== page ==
Another snowstorm still on track to slam the Sierra Nevada

  (Photo: California Department of Transportation)
(Photo: California Department of Transportation)

As if enough snow hasn’t already fallen in the Sierra Nevada this winter, Mother Nature is sending more over the next few days. Compared to this time last year, about 12 percent less of the region is covered by snow. However, the average depth of the snow is far greater right now than a year ago – 40.4 inches compared to 22.9 inches – and the the maximum depth is at around 200 inches. This is because the region has had many more storms than last winter, and some of them have produced massive amounts of snow for up to five-day stretches.

Getting Buried Again

The center of the current storm, which FreightWaves first mentioned yesterday, moved closer to the West Coast last night, sending a constant stream of Pacific Ocean moisture into the region. Moderate snow will fall across the Sierra today (March 5), becoming heavy tonight and Wednesday. Then the storm will fade, but light to moderate snow will continue on Thursday and Friday, along with snow levels dropping into the foothills.

In keeping with most of the storms this winter, some of the heaviest snow will likely fall in western Plumas County and Lassen Volcanic National Park, with accumulations of 12 to 36 inches. However, there could be isolated spots of four to five feet accumulations. The west slopes in the northern Sierra may also see up to four feet, possibly leading to delays or closures on I-80 over Donner Pass, as well as US-50 over Echo Summit.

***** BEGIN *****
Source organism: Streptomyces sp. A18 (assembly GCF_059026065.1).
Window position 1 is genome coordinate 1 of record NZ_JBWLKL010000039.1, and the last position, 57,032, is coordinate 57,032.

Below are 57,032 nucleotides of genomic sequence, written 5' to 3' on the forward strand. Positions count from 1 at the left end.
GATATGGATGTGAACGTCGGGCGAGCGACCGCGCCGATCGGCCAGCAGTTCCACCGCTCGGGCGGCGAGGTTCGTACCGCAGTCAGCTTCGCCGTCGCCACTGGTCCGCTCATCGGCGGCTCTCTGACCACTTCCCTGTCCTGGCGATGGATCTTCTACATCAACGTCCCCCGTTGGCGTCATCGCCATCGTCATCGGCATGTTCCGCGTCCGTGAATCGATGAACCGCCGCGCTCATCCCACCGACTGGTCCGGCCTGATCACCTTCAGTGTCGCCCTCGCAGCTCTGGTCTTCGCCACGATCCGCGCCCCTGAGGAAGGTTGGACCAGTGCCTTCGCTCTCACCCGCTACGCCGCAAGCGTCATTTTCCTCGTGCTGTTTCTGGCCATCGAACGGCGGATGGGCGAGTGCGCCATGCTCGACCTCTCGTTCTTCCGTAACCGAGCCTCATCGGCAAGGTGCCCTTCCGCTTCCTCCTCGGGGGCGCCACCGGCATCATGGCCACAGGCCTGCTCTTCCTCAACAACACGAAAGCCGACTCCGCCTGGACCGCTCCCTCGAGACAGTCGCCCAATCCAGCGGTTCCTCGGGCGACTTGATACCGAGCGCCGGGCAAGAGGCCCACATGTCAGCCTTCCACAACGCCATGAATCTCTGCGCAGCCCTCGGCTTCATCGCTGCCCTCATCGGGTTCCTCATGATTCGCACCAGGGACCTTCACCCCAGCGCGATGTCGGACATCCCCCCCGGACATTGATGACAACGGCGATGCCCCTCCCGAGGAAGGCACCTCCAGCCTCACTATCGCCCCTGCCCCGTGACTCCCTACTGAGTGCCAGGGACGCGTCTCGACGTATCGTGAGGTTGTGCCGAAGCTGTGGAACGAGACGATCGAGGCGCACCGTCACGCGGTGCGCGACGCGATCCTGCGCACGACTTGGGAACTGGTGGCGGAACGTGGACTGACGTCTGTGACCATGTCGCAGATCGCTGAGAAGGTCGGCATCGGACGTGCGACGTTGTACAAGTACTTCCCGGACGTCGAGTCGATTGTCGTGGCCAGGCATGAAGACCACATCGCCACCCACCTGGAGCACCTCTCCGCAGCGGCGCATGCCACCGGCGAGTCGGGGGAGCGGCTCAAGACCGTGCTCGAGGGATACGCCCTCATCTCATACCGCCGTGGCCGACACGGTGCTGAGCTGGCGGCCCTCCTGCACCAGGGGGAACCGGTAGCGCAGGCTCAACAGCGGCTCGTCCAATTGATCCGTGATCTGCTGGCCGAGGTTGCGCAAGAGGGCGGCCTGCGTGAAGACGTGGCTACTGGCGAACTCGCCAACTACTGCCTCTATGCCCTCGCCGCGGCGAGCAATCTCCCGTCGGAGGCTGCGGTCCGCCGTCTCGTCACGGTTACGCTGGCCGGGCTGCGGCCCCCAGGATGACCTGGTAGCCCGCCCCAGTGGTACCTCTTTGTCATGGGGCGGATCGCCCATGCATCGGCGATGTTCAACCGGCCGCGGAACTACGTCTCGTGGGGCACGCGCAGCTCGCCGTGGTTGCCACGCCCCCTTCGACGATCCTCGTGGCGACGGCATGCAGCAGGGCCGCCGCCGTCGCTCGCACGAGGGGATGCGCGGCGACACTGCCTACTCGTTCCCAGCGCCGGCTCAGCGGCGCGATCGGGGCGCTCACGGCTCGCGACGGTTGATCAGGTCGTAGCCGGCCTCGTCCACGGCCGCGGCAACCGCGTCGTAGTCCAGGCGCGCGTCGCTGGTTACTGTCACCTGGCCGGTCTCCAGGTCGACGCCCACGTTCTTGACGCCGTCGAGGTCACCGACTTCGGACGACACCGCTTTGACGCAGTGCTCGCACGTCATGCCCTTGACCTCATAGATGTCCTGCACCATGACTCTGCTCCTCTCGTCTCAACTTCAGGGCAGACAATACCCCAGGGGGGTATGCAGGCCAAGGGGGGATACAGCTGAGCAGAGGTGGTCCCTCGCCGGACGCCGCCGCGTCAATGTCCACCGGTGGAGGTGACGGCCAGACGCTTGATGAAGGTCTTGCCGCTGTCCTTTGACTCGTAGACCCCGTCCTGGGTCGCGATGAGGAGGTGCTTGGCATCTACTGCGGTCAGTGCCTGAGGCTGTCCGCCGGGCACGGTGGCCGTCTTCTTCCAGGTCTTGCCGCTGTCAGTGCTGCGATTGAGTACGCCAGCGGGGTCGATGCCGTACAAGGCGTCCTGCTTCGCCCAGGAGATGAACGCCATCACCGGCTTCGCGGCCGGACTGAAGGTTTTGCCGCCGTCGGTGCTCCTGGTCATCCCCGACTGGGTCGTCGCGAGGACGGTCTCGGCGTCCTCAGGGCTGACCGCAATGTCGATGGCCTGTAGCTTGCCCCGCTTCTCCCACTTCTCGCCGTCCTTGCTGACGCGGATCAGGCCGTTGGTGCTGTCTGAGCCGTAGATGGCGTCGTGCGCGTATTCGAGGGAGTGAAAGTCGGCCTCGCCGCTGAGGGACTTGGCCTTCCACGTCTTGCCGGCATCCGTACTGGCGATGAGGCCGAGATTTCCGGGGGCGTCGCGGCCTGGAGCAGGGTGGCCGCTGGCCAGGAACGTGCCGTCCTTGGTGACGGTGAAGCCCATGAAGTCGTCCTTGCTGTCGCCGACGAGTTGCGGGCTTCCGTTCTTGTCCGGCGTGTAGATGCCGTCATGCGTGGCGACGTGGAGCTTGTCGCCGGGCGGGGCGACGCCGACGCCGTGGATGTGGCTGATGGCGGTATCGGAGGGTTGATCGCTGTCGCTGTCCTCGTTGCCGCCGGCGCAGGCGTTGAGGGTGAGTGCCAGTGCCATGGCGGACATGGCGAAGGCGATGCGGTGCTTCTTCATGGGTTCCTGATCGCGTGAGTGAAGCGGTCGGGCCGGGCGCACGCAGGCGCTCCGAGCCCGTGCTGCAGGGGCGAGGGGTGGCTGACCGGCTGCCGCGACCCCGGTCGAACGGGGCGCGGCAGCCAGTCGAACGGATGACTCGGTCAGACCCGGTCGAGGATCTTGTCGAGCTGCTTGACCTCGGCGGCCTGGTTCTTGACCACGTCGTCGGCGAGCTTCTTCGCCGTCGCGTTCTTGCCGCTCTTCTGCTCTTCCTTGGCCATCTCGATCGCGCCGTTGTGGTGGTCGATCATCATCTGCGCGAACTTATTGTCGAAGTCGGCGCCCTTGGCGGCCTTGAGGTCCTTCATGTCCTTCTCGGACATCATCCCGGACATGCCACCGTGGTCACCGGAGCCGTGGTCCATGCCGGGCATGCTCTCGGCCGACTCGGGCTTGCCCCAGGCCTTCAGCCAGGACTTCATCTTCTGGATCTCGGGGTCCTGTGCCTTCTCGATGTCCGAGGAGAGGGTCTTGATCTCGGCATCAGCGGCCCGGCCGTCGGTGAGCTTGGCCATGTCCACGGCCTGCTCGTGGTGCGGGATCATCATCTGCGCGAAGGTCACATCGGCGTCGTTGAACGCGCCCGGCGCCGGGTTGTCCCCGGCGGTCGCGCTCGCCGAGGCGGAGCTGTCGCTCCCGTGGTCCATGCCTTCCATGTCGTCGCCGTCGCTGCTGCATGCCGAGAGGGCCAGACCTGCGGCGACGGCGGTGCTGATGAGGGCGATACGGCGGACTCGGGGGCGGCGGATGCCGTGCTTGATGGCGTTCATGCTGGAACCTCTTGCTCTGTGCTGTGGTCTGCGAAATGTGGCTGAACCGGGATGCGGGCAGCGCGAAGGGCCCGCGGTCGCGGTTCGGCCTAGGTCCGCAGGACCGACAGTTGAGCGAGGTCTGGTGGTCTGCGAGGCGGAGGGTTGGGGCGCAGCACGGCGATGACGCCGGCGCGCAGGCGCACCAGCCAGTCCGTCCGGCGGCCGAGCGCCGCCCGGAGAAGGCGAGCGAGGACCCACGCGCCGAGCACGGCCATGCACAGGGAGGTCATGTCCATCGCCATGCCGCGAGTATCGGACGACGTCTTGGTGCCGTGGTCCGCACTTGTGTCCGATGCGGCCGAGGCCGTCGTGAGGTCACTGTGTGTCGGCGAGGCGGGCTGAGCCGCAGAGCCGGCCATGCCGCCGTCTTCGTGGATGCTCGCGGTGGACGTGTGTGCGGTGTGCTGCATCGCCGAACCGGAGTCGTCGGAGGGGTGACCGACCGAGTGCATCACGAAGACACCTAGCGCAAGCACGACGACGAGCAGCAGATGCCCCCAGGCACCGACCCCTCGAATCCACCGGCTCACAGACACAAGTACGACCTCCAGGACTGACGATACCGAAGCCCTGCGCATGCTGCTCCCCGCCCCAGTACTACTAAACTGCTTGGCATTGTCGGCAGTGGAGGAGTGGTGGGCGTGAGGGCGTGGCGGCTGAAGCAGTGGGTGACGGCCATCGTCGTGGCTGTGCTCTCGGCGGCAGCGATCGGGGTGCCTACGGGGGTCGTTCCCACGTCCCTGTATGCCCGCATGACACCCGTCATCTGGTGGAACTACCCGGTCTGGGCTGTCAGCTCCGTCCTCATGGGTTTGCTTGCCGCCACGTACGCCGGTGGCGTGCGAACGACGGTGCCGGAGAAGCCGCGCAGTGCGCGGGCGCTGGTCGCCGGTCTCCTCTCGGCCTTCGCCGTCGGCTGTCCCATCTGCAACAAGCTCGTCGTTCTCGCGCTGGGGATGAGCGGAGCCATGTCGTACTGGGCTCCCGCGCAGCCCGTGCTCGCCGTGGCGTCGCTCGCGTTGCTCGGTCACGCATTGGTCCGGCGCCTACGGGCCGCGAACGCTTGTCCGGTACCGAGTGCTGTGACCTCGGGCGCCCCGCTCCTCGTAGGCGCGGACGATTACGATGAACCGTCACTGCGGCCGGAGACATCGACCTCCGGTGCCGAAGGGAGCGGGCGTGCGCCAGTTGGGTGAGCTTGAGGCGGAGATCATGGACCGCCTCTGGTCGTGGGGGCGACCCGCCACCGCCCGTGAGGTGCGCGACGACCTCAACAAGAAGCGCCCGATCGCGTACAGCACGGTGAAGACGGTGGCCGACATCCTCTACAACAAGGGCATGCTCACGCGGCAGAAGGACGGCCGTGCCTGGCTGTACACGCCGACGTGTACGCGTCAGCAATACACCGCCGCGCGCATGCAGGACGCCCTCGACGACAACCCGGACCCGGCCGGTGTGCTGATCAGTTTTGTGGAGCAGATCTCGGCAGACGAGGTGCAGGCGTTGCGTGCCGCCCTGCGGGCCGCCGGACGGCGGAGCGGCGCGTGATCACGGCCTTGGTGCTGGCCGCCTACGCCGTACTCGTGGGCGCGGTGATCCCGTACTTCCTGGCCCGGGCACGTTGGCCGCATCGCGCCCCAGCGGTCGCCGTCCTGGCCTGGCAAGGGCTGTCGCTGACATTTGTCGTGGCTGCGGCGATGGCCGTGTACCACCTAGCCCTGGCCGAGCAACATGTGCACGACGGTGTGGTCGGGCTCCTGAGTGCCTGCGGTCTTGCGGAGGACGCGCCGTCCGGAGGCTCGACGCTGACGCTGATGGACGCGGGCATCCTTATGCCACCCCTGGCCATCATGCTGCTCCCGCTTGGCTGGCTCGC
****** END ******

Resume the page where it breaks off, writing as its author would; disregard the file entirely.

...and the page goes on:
The highest elevations of Yosemite, Kings Canyon and Sequoia National Parks are poised to get slammed with up to three feet of snow. On the eastern slopes, including Aspendell and Whitney Portal, storm totals of 12 to 24 inches will be common, but larger accumulations are possible above 9,500 feet.

Some parts of western Nevada will also get their share of snow from this storm. Total accumulations of 12 to 24 inches will cover elevations above 7,000 feet in the greater Lake Tahoe Area, including the cities of Incline Village, South Lake Tahoe, Stateline and Truckee. There’s a good chance of higher totals west of CA-89. Look for four to eight inches below 7,000 feet, with two to five inches at lake level.

Strong wind gusts of 50 to 80 mph will lead to blowing snow and whiteout conditions across many parts of the region.

 SONAR: West Region forecast road conditions for 10:00 a.m. EST on Wednesday, March 6. Possible road closures labeled (purple-colored routes).
SONAR: West Region forecast road conditions for 10:00 a.m. EST on Wednesday, March 6. Possible road closures labeled (purple-colored routes).

Heavy snow is also forecast for the Cascades of northern California. From around Mount Shasta northward into Siskiyou County, an additional 10 to 20 inches could pile up through Wednesday evening in the higher terrain. The snow level will drop below 4,000 feet at times this evening, with an inch or two possible as low as 3,500 feet. Drivers should be prepared for slick conditions over Black Butte Summit on I-5 where light accumulations are possible.